xXx: Return of Xander Cage
The last forty minutes of the movie do come together in a pretty diverting way.
* This filmography is not intended to be a comprehensive list of this artist’s work. Instead it reflects the films this person has been involved with that have been reviewed on this site.
by Roger Ebert
TORONTO, Ont. -- I don’t know when I’ve heard a standing ovation so long, loud and warm as the one after Jason Reitman’s “Juno,” which I predict will become quickly beloved when it opens at Christmas time, and win a best actress nomination for its 20- year old star, Ellen Page.
TORONTO, Ont. -- And now the ecstasy and madness begins. The 32nd Toronto Film Festival opens Thursday with no fewer than 15 films, and that’s before it gets up to speed. The Trail Mix Brigade is armed with their knapsacks, bottled water, instant snacks, text messengers and a determination to see, who knows, six, seven, eight films a day.
Q. Have they started serving alcohol at press screenings in your neck of the woods? I ask because I'm a reviewer in Canada, and perhaps we could ask for the same courtesy here; it would help with movies like "Flightplan." This is one of the most ridiculous movies I've seen this year. It doesn't even make sense before the drop into Steven Seagal territory in the last act. No one has seen the daughter, or anyone leading her away? As "Mad TV's" Marvin Tikvah would say: Come on! More importantly, how could anyone be sure she would be on that plane at that time? Nicolas Lacroix, Quebec City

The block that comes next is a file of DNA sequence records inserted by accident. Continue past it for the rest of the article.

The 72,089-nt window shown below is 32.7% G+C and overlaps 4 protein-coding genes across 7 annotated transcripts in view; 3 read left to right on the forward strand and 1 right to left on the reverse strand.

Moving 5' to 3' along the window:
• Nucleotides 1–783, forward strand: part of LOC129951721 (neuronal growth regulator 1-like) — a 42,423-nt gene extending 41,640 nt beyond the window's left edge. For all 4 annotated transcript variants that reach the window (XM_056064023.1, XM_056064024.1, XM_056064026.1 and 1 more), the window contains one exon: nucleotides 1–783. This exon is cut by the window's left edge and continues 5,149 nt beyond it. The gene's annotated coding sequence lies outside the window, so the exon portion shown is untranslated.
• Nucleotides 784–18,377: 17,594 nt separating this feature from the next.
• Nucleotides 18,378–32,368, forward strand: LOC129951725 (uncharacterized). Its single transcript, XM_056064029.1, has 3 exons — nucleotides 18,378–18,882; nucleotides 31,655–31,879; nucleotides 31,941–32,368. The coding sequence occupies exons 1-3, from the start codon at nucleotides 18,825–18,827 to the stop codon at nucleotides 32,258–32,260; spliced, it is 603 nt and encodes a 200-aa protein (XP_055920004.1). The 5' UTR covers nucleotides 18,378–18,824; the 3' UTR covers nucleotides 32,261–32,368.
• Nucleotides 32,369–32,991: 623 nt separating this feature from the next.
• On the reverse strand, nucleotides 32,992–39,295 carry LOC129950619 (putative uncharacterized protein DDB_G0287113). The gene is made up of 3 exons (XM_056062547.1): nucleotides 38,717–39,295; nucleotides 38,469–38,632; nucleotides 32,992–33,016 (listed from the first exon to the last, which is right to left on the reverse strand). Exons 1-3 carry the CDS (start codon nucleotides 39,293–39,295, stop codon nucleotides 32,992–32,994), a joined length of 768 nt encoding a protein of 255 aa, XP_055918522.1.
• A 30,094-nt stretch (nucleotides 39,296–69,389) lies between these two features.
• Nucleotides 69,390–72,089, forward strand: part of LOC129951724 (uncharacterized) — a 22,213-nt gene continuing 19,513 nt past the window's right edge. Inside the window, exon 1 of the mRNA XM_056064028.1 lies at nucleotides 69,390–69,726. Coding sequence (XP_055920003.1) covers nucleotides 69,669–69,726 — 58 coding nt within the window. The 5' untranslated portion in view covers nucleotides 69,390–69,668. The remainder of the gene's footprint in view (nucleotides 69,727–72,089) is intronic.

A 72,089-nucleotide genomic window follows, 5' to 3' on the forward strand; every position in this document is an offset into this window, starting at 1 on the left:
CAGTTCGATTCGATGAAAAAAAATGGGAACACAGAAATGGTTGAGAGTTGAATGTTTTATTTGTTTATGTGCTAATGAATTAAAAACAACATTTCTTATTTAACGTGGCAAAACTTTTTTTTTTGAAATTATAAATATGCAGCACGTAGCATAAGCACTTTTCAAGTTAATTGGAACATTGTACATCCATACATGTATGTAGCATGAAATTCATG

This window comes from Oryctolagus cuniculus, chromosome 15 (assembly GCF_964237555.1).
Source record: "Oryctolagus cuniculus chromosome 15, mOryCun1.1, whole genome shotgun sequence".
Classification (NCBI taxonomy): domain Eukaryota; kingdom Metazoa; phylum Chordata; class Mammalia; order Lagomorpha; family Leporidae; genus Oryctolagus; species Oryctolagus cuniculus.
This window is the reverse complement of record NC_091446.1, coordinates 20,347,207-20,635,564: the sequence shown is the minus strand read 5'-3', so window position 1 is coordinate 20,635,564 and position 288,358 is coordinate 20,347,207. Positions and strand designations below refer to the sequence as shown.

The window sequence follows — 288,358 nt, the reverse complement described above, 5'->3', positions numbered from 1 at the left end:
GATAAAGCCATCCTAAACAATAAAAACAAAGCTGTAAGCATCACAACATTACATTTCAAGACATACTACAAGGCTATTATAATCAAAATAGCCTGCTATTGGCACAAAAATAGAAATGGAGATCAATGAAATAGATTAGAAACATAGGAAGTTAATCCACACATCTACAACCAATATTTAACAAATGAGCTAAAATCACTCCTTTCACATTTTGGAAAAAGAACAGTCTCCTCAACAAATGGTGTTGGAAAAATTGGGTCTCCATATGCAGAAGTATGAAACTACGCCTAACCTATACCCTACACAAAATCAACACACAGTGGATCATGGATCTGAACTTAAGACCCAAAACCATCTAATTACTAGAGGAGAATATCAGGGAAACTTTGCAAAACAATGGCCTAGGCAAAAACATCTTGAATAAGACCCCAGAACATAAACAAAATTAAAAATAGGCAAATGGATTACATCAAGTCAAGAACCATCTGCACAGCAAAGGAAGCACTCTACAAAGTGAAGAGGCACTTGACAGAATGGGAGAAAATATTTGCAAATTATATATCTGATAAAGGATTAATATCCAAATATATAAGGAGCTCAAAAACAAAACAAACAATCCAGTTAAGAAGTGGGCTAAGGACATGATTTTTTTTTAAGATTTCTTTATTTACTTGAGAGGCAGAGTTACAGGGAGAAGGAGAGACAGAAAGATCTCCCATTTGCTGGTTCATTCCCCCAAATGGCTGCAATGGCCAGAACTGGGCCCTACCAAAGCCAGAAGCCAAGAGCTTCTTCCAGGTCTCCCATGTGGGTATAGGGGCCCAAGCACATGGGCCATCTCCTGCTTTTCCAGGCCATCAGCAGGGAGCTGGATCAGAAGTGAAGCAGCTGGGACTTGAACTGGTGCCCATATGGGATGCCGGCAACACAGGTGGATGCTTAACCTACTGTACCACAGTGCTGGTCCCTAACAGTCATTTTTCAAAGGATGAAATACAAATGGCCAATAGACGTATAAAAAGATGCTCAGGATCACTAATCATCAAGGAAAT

PARK CITY, Utah -- There's a man named Andrew Wagner who lives in the same condo where I'm staying at Sundance. At least, I think he does, although he seems to spend a great deal of his time hanging around outside the door. Three times I have encountered him there, and heard his pitch for "The Talent Given Us," the movie he has directed in this year's Sundance festival.